Oil is arguably the world’s most important source of energy since the mid-1950s. Its products underpin modern society, mainly supplying energy to power industry, heat homes and provide fuel for vehicles and aeroplanes to carry goods and people all over the world. In addition, oil’s refined products are used to manufacture almost all chemical products and equipment, such as plastics (shopping bags), fertilisers, detergents, paints, roofing tiles, covering on books, deodorants, shampoo, credit cards, computer hardware, printing ink, tyres, disposable syringes and even medicine. Also, a myriad of people will get employed in the industry and make a major contribution to the economy in terms of tax revenues, technologies and exports. Furthermore, oil and gas price decreases lead to a better economy. Subsequently, transportation, shipping, and merchandise costs are reduced when oil and gas prices are low. Apart from meeting the energy needs of society, it boosts local businesses, drives crucial research and development, and promotes education and training, while generating and maintaining sustainable infrastructure. This would help in gentrifying communities, connecting roads and improving the standard of living of the locals and that of the Namibian people at large.
The curse in the blessing
Frankly, even a rose has thorns. Oil exploration and eventual drilling has serious consequences to the wildlands and communities. It has an effect on wildlife, water sources, human health, recreation and other aspects of public lands. A clear downside of this development is the devastation it causes to the ecosystem, and the toll it has on climate change.
The Kavango East region is vulnerable to rising temperatures, and if the practice goes through, then it would be extremely hot, and the heat would be unbearable and unconducive. Farming, which is currently the main source of income for the majority, would be marginal and yield almost next to nothing.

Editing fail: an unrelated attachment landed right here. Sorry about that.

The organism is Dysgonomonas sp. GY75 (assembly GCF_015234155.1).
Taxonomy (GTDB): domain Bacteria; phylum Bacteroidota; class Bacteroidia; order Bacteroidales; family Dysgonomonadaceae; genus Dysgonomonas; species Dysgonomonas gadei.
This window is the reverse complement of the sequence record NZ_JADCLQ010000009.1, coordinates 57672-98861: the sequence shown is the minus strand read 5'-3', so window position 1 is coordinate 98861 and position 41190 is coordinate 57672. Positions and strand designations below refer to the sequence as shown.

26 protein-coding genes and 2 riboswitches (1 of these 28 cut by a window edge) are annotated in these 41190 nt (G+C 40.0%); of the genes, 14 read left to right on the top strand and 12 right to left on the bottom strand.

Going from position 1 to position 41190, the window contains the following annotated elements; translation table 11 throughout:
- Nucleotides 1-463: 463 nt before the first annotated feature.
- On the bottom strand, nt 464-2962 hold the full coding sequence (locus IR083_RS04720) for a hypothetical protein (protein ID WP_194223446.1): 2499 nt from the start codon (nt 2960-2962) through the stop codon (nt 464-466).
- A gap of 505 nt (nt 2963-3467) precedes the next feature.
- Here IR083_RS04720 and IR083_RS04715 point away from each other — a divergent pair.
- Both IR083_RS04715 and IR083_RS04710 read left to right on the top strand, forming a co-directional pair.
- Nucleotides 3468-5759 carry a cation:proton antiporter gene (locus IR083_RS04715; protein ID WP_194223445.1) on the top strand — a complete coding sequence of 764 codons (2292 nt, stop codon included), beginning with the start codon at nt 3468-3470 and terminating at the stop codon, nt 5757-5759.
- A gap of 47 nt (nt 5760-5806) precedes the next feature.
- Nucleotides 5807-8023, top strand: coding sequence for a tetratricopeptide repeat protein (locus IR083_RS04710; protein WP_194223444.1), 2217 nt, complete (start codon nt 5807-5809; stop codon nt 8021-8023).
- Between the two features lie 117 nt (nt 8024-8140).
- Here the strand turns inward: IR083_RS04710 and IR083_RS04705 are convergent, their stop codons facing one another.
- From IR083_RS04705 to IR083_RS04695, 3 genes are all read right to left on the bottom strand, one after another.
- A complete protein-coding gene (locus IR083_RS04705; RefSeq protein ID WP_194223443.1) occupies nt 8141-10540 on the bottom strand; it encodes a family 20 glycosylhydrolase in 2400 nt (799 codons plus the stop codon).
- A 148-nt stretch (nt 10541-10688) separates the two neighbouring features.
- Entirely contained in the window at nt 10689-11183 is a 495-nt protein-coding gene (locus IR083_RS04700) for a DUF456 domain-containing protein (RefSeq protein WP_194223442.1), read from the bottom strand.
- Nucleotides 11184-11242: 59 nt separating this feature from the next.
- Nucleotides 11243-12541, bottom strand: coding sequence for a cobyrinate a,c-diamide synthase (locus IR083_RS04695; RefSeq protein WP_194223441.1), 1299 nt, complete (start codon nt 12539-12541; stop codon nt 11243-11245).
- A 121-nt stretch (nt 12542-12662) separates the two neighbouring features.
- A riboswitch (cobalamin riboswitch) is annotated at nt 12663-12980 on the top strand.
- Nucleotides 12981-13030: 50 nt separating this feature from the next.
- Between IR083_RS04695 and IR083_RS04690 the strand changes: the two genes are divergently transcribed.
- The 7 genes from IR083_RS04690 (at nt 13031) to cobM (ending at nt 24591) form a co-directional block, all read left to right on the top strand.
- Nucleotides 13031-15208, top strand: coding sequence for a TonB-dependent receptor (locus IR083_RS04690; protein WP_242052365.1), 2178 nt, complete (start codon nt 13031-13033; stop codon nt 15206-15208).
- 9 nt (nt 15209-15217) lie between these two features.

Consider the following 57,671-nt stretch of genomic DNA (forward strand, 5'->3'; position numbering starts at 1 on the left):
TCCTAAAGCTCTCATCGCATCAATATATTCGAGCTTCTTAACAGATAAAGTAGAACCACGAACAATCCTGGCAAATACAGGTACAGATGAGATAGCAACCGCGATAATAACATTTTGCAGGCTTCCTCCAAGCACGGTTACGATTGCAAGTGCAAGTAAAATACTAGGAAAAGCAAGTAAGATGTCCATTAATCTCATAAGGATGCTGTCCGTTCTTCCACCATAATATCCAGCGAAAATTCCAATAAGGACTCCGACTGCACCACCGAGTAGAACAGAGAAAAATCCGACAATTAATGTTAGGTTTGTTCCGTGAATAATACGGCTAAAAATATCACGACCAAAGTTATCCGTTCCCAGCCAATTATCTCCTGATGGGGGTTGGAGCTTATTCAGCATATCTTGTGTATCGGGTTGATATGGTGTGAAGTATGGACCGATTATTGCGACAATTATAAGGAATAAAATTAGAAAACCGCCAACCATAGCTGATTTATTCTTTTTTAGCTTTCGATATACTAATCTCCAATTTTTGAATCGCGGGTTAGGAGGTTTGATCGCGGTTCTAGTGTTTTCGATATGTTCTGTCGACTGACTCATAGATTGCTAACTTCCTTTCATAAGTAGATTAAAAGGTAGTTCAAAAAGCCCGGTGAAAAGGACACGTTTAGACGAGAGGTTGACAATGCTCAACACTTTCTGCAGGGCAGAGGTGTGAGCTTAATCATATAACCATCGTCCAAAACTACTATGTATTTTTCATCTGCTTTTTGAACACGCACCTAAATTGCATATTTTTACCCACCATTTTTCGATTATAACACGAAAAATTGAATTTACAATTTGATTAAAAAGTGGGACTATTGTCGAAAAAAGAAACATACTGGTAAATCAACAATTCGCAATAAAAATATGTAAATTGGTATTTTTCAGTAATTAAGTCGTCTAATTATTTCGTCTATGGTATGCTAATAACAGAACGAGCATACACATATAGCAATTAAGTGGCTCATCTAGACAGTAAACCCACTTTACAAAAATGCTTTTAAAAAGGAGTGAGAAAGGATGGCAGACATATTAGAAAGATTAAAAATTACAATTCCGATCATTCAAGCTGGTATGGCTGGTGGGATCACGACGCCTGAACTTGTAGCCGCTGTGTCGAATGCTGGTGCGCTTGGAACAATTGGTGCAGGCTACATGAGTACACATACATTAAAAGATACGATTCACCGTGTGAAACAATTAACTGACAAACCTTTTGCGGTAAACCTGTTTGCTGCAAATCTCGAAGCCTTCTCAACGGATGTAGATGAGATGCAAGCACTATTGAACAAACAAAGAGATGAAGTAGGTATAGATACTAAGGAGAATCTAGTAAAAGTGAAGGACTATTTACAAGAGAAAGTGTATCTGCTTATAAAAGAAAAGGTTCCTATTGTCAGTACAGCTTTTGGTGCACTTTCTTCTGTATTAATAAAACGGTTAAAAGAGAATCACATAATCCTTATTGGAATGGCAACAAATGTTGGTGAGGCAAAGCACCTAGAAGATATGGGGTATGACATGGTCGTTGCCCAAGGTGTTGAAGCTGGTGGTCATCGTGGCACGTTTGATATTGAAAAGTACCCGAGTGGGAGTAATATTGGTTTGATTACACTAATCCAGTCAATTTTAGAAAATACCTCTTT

This might yet again lead to severe drought that’s dubbed by the Kavango as “tumbu-tumbu.” The cattle industry is also likely to collapse due to the harsh weather. Unfortunately, it’s merely impossible to carry out this practice without any source of pollution, despite the use of modern technology, researchers and the assistance of environmental experts and scientists.
There’s a sense of noise and air pollution caused by machines and equipment used, possibly land and somewhat water pollution too. Loud noises, human movement and vehicle traffic from drilling operations can disrupt avian species’ communication, breeding and nesting.
The infrastructure built for energy development can also get in the way. Powerlines, well pads, fences and roads’ fragments destroy habitats for many species. The air pollution generated can trigger respiratory problems such as asthma, cardiovascular diseases, developmental issues and ven cancer.
The drilling method of “fracking” is known for contaminating drinking water sources with chemicals that lead to cancer, birth defects and liver damage. World-renowned actor and environmentalist Leonardo DiCaprio shared his concern on the matter on Instagram on 4 May this year, noting that when the planet warms, Namibia will warm twice as much.
That would make Namibia a hotspot for global warming. Let alone the greed, corruption and selfishness that gets into people in the quest to benefit directly or indirectly from oil. Certainly a dog-eat-dog culture isn’t far-fetched when people are desperate. All in all, more research and education would be vital during this cause, making sure that the people are informed with accurate data on this exploration. Also, despite the boost to the economy that oil brings to a country, the environment must be considered first, lest we might knowingly or unknowingly destroy the ecosystem and subsequently the ozone layer. This cause is irreversible, and it may affect the future generations severely and humanity at large. Blessing or a curse? You decide!